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Dave LaRoche is the pitching coach for the New Hamsphire Fisher Cats.  LaRoche pitched in 647 major league games over 14 seasons, mostly in relief.  Younger fans will know LaRoche through his sons, Braves first baseman Andy LaRoche, and Dodgers prospect Adam LaRoche.  Dave shared his thoughts on some of the New Hampshire pitchers with Batters Box ten days ago in New Hampshire.

Jesse Litsch:  He has a nickname, "bulldog", and I can see where he got it, he is very aggressive on the mound and he is very confident in what he is doing.  Whenever a young kid comes up here, especially the young ones, I just say keep doing what you have been doing.  Don't try to be better or finer, or change anything, we'll let the hitters decide what you need to work on.  So far he has been outstanding.  He tries to throw strikes, almost on every pitch, he's real aggressive and he doesn't throw anything straight.  He cuts his four seamer a little bit and his two seamer is pretty good, he throws a change-up and breaking ball. 

Kyle Yates:  When he came up he tried to be different, it's a tougher league and he thought he had to do things different and be a little better.  Just before he got sent down we had a talk and I asked him what did you do different last year?  He talked about how he pitched inside a lot more last year to both left-handers and right-handers, and I said there's nothing wrong with that.  So he started to do it a little more and he went down to Dunedin and worked with Darold Knowles and got it all ironed out, got his check points, got back to where he was the year before and since he has been back he's been very aggressive.  I often compare he and Litsch, both a litle short, stocky, throw strikes and keep the hitters off balance, not pitching defensively, not afraid to throw a strike.  Yates throws the good curve ball, a good four seamer that he spots real well and a two seamer that sinks, a little slider that he throws occassionally.  Yates has to throw his fastball up in the zone more than you would normally like, but that's fine.  He starts his fastball up and in and he starts his curveball on the same plane and he gets a lot of hitters to flinch, thinking it's a fastball and it drops into the strike zone.

Ricky Romero: Ricky is way behind in terms of innings pitched this year.  He was hurt in spring training and he has been rehabbing, it's still like April for him.  He doesn't have many starts under his belt either this year or in pro ball period. He has a very good curve ball and a great change up and now he just needs to get his mechanics cleaned up a little bit.  He needs to relax a little bit, he's trying to strike them out on the first pitch.  He has to learn and when he does he has the mentality, the arm and the confidence to make the adjustments.  Everywhere he goes he is going to have the hype, he just needs to be himself and be as good as he can be.  As long as you're as good as you can be you will be fine.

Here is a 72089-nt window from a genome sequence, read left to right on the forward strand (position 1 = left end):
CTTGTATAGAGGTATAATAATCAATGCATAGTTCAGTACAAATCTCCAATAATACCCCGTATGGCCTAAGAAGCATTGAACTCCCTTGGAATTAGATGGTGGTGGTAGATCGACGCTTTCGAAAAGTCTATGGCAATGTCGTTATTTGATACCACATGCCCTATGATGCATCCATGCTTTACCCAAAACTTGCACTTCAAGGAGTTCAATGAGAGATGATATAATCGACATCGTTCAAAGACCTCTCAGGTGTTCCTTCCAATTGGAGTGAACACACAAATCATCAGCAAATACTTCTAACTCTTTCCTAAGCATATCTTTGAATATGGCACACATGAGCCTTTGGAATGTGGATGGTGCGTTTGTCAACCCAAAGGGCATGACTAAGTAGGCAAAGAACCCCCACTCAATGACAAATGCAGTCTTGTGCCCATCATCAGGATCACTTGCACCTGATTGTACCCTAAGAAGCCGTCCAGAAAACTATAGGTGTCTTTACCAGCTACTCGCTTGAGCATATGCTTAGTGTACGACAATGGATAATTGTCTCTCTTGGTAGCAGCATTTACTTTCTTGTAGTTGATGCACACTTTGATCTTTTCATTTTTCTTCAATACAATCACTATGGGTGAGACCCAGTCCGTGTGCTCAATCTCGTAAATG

Kurt Isenberg: The thing that hurts Kurt is that he doesn't have a put-away pitch.  All these guys have curves or changes or sinkers that they can go to in a pinch.  He doesn't have that so he has to be fine and use all his pitches.  SOmetimes I think he uses his fastball too much, he has a very good change, he hasn't used it as much as I would like to see.  He needs to work on his breaking ball everytime out of the pen and hopefully this will work out for him.  Maybe he doesn't need to be a 60% or 70% fastball guy, maybe he needs to be a 40% to 50% fastball guy.

David Purcey:  He got a little back out of whack in AAA.  Maybe he throught he had to do things differently up there.  He was originally scheduled to come here for the first couple of months but he was great in spring training, his delivery was real good, he was making his pitches and he was ready to make the jump.  So now it's back to basics a little bit, what were you doing in spring training, what were you doing last year, just relax and get back to being David Purcey.  I think he is very close to be being back to where he was.

Michael MacDonald:  He has a real good sinker.  He knows how to pitch, he watches the hitters to see what they are doing.  He has a decent breaking ball, he has a little slider.  His change-up was his worst pitch and he has been working hard on it all year so now its better.  It used to be he would take 5 miles per hour off it, now its ten.  His sinker is a quality pitch, like Shaun Marcum or Jamie Vermilyea.  He's been our best pitcher and if you took out his second start where he gave up nine runs in under two innings his numbers would be much better.

Danny Hill:  This will be his third start, when Ramirez got hurt we needed a starter and I suggested starting Danny a couple of times.  Because he has been working on his curve ball and change-up but a lot of times you don't have a chance to throw it a lot coming out of the pen.  When you start you throw 60, 70 pitches and have to use all your pitches.  Now that he is back in the pen he is working on those pitches and its starting to pay off.

Thanks to Dave LaRoche for joining us again this year.  Best wishes for the rest of the season.

An Interview with Dave LaRoche | 1 comments | Create New Account
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iconoclast37 - Wednesday, July 19 2006 @ 09:36 AM EDT (#150933) #

Thanks for the interesting look, not only at the Cats' hurlers, but also into the mind and instructional philosophy of a developmental coach.  LaRoche's comments reveal almost as much of his coaching style as they do about the pitcher he's speaking about.

I absolutely love the organisational interviews; they are the strongest feature of the site.  Keep 'em up, guys!

An Interview with Dave LaRoche | 1 comments | Create New Account
The following comments are owned by whomever posted them. This site is not responsible for what they say.